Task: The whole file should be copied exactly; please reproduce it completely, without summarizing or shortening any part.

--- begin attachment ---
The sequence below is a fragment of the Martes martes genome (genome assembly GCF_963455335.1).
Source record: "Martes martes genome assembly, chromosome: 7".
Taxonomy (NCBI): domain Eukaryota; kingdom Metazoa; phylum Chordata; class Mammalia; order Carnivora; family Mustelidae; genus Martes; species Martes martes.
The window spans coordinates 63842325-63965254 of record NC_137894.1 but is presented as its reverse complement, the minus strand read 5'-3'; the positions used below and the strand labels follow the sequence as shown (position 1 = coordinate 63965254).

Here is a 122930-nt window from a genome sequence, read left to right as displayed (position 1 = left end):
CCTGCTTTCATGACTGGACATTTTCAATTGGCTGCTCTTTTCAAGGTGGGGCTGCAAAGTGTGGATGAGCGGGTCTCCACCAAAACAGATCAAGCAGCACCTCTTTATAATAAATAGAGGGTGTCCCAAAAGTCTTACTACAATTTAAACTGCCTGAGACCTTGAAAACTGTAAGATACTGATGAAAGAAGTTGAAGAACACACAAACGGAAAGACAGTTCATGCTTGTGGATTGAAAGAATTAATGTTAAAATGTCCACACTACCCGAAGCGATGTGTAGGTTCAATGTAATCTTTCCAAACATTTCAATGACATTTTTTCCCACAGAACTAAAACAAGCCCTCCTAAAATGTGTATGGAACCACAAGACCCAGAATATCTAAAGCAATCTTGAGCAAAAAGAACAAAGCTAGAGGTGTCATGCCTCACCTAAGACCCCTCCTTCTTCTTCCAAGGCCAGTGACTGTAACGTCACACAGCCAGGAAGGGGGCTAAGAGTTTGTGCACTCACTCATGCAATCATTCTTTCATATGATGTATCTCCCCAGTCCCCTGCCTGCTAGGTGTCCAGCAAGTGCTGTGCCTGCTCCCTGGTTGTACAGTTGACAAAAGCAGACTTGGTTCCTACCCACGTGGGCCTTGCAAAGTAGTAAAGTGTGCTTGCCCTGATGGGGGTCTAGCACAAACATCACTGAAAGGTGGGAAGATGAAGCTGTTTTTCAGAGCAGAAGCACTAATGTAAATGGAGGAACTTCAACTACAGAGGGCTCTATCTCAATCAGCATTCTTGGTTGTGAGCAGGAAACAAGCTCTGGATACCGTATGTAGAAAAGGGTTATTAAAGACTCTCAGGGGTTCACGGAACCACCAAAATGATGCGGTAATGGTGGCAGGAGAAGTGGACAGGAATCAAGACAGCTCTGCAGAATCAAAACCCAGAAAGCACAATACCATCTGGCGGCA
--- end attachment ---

The sequence below is a fragment of the Martes martes genome (genome assembly GCF_963455335.1).
Source record: "Martes martes genome assembly, chromosome: 7".
Taxonomy (NCBI): domain Eukaryota; kingdom Metazoa; phylum Chordata; class Mammalia; order Carnivora; family Mustelidae; genus Martes; species Martes martes.
The window spans coordinates 63842325-63965254 of record NC_137894.1 but is presented as its reverse complement, the minus strand read 5'-3'; the positions used below and the strand labels follow the sequence as shown (position 1 = coordinate 63965254).

Here is a 122930-nt window from a genome sequence, read left to right as displayed (position 1 = left end):
CCTGCTTTCATGACTGGACATTTTCAATTGGCTGCTCTTTTCAAGGTGGGGCTGCAAAGTGTGGATGAGCGGGTCTCCACCAAAACAGATCAAGCAGCACCTCTTTATAATAAATAGAGGGTGTCCCAAAAGTCTTACTACAATTTAAACTGCCTGAGACCTTGAAAACTGTAAGATACTGATGAAAGAAGTTGAAGAACACACAAACGGAAAGACAGTTCATGCTTGTGGATTGAAAGAATTAATGTTAAAATGTCCACACTACCCGAAGCGATGTGTAGGTTCAATGTAATCTTTCCAAACATTTCAATGACATTTTTTCCCACAGAACTAAAACAAGCCCTCCTAAAATGTGTATGGAACCACAAGACCCAGAATATCTAAAGCAATCTTGAGCAAAAAGAACAAAGCTAGAGGTGTCATGCCTCACCTAAGACCCCTCCTTCTTCTTCCAAGGCCAGTGACTGTAACGTCACACAGCCAGGAAGGGGGCTAAGAGTTTGTGCACTCACTCATGCAATCATTCTTTCATATGATGTATCTCCCCAGTCCCCTGCCTGCTAGGTGTCCAGCAAGTGCTGTGCCTGCTCCCTGGTTGTACAGTTGACAAAAGCAGACTTGGTTCCTACCCACGTGGGCCTTGCAAAGTAGTAAAGTGTGCTTGCCCTGATGGGGGTCTAGCACAAACATCACTGAAAGGTGGGAAGATGAAGCTGTTTTTCAGAGCAGAAGCACTAATGTAAATGGAGGAACTTCAACTACAGAGGGCTCTATCTCAATCAGCATTCTTGGTTGTGAGCAGGAAACAAGCTCTGGATACCGTATGTAGAAAAGGGTTATTAAAGACTCTCAGGGGTTCACGGAACCACCAAAATGATGCGGTAATGGTGGCAGGAGAAGTGGACAGGAATCAAGACAGCTCTGCAGAATCAAAACCCAGAAAGCACAATACCATCTGGCGGCA